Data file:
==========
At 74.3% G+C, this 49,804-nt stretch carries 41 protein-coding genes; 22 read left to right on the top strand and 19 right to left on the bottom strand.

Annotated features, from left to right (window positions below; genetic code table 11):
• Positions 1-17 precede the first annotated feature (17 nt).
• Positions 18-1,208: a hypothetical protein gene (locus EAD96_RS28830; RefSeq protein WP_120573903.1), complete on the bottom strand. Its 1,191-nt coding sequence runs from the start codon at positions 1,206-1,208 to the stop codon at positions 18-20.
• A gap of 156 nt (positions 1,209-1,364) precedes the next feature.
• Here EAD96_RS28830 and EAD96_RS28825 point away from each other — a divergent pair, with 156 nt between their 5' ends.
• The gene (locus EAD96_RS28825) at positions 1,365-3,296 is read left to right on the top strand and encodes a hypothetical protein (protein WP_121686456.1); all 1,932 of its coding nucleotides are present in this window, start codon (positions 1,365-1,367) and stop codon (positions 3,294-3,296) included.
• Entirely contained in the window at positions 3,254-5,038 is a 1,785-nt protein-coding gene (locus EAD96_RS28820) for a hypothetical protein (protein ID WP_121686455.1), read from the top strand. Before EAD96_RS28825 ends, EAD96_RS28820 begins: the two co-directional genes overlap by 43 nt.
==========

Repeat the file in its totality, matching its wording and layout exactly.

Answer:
At 74.3% G+C, this 49,804-nt stretch carries 41 protein-coding genes; 22 read left to right on the top strand and 19 right to left on the bottom strand.

Annotated features, from left to right (window positions below; genetic code table 11):
• Positions 1-17 precede the first annotated feature (17 nt).
• Positions 18-1,208: a hypothetical protein gene (locus EAD96_RS28830; RefSeq protein WP_120573903.1), complete on the bottom strand. Its 1,191-nt coding sequence runs from the start codon at positions 1,206-1,208 to the stop codon at positions 18-20.
• A gap of 156 nt (positions 1,209-1,364) precedes the next feature.
• Here EAD96_RS28830 and EAD96_RS28825 point away from each other — a divergent pair, with 156 nt between their 5' ends.
• The gene (locus EAD96_RS28825) at positions 1,365-3,296 is read left to right on the top strand and encodes a hypothetical protein (protein WP_121686456.1); all 1,932 of its coding nucleotides are present in this window, start codon (positions 1,365-1,367) and stop codon (positions 3,294-3,296) included.
• Entirely contained in the window at positions 3,254-5,038 is a 1,785-nt protein-coding gene (locus EAD96_RS28820) for a hypothetical protein (protein ID WP_121686455.1), read from the top strand. Before EAD96_RS28825 ends, EAD96_RS28820 begins: the two co-directional genes overlap by 43 nt.